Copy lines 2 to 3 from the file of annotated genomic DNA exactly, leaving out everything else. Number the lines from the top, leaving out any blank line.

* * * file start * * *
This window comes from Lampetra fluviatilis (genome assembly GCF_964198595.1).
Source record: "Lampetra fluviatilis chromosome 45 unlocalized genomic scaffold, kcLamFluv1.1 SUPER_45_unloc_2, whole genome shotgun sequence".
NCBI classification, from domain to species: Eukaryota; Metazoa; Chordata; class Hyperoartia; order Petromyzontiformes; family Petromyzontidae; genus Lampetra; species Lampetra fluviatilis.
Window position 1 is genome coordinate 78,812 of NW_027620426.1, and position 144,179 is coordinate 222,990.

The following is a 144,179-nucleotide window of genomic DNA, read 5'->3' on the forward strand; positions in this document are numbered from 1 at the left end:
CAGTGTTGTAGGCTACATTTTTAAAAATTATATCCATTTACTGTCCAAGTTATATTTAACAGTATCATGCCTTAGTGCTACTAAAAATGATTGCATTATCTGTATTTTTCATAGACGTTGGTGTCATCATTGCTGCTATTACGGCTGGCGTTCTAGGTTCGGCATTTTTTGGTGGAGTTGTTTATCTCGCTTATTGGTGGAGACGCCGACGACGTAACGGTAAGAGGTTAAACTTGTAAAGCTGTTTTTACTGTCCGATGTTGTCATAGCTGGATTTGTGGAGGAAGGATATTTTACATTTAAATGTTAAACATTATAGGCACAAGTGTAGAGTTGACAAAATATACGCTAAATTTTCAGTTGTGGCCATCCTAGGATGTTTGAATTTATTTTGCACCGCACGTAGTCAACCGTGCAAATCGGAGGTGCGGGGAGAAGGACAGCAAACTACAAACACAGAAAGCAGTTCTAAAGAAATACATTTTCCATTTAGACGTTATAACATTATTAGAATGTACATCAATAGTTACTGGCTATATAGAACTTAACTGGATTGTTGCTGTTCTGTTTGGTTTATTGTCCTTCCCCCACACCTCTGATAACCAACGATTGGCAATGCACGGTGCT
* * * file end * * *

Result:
Source record: "Lampetra fluviatilis chromosome 45 unlocalized genomic scaffold, kcLamFluv1.1 SUPER_45_unloc_2, whole genome shotgun sequence".
NCBI classification, from domain to species: Eukaryota; Metazoa; Chordata; class Hyperoartia; order Petromyzontiformes; family Petromyzontidae; genus Lampetra; species Lampetra fluviatilis.